Saturday, April 19, 2008

On Writing

5:50 pm

After spending the better part of the afternoon sitting at my computer working on my play, I decided to give myself a break and take a walk around the East Village. As I made my way through Tompkins Square Park, I started thinking about the process of writing: how I'd spent several hours working but really had relatively little to show for it: one new scene and two or three fairly significant revisions. Now, while I'm sitting at Cafe Pick Me Up, having a cup of coffee and a piece of nutbread, I thought I'd try to put my thoughts into this post.

No, I didn't bring my computer on my break—I brought my PDA and keyboard... it's a subtle distinction, I'll grant you...

When I was in college, I couldn't compose at the typewriter because I only typed 30 wpm (I attribute my lack of speed to the fact that my typewriter was an old Remington manual... and the fact that I didn't practice typing much), so I always wrote my papers out in longhand and then typed them once I'd finished. It wasn't at all efficient, but it was the only way I was comfortable getting my thoughts down. I don't think I was a very good writer then because I had a tendency to do my revisions during the typing phase—and, as I've said, I was a lousy typist on an old typewriter. As a result, I would start revising a thought, get about halfway done when I'd realize a better way to say the thought, but have to continue along the path I'd started because, at that point, revising the revision would mean retyping the entire page.

Today, since I write on a computer, I always revise as I go: I can start an idea one way, change my mind, go back and take a new tack immediately. It somehow suits the way my mind works. And I think it's allowed me to be a better writer than I ever imagined I'd be, or at least a clearer writer. If my only option was pencil and paper, I know I'd only be writing letters to friends—and that very rarely. Maybe it's the anal retentive in me: when I write on a computer, no matter how many times I revise, the "paper" (read my ideas) always looks crisp and clean.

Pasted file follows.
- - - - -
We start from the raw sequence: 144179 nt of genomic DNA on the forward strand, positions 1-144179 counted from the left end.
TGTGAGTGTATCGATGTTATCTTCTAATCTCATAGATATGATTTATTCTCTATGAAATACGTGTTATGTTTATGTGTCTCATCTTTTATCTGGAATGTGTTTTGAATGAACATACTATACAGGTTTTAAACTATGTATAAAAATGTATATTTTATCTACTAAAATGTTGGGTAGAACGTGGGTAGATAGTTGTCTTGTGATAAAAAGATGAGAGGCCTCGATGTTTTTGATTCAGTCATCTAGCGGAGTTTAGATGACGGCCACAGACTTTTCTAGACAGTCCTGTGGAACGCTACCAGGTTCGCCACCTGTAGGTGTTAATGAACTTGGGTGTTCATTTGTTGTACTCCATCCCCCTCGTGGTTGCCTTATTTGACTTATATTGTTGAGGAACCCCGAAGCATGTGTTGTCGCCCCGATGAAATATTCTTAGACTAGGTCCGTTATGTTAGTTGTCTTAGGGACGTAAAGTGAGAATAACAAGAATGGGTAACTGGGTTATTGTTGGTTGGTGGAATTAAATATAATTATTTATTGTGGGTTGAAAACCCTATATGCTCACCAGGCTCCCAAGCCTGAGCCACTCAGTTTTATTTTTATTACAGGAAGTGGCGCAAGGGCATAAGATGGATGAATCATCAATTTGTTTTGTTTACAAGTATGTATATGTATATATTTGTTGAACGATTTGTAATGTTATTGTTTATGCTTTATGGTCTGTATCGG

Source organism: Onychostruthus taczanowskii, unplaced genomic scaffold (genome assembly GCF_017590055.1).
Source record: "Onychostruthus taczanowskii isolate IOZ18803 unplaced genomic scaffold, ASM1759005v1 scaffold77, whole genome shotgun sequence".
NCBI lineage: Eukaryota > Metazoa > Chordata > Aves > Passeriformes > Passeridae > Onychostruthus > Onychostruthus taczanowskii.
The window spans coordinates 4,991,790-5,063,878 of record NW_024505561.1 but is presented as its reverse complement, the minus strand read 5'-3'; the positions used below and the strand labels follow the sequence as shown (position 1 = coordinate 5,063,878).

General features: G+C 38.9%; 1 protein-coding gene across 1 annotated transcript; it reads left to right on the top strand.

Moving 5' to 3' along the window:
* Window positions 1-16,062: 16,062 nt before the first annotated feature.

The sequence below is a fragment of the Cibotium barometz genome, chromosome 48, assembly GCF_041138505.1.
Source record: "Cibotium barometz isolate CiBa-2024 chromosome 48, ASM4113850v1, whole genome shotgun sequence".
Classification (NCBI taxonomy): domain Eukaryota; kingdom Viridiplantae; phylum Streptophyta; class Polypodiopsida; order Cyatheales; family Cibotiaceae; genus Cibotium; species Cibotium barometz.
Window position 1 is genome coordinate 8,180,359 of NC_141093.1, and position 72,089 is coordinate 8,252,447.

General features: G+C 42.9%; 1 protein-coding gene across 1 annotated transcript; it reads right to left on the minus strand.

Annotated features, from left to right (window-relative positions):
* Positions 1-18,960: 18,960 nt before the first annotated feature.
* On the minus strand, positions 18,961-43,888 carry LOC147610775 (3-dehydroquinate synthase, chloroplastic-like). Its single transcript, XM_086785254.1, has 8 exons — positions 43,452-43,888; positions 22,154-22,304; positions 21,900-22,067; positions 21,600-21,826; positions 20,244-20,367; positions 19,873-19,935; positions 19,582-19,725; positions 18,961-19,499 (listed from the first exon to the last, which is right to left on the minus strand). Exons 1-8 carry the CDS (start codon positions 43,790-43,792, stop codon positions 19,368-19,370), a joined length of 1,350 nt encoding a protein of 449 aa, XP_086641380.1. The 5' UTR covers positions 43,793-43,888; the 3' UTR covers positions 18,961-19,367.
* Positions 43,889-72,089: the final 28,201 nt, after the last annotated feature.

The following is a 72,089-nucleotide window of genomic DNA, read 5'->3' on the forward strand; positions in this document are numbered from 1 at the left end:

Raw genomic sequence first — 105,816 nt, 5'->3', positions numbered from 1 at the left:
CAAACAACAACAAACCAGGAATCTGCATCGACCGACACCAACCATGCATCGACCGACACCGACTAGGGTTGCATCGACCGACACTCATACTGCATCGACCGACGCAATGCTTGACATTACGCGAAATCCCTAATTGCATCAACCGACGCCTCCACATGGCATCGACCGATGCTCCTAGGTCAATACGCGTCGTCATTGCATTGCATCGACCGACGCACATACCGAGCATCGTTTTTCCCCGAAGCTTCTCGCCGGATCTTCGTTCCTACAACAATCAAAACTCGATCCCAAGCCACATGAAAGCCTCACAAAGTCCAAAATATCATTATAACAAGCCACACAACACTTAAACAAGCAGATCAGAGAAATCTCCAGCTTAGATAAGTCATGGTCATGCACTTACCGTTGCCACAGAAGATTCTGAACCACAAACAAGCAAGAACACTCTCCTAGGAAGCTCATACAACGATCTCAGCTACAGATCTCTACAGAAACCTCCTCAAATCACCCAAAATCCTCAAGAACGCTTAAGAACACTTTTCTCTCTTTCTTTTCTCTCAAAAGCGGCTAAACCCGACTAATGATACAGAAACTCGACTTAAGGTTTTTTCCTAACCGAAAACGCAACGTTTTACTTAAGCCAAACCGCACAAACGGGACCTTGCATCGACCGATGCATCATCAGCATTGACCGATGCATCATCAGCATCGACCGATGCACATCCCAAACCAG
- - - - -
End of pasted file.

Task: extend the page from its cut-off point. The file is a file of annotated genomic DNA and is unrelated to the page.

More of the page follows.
What we lose, of course, is a record of the process of writing. My partner, Ralph, has bemoaned this fact to me several times; I know he often keeps drafts of scripts and stuff, and that he will compare later revisions to the earlier drafts. For me, though, I don't think my process is anywhere near as interesting as the results, so I don't feel the world will be any poorer for the loss of my "drafts," quite frankly.

I've read of (and even met a few) writers who won't work on a computer—they could, but they choose not to; I seem to remember reading that Edward Albee still uses a typewriter. I'm sure that there are still some who write only in longhand. And I wouldn't be surprised if, in a few years, I'll be the old-fashioned guy still using a keyboard (I don't see myself switching to a microphone, no matter how cool they make it look on Star Trek). The one thing that stays constant, regardless of of how the words are put on the paper, is the amount of time the writer spends sitting with the work not writing—in my case, at last half the time I devote to the project.

6:50 pm

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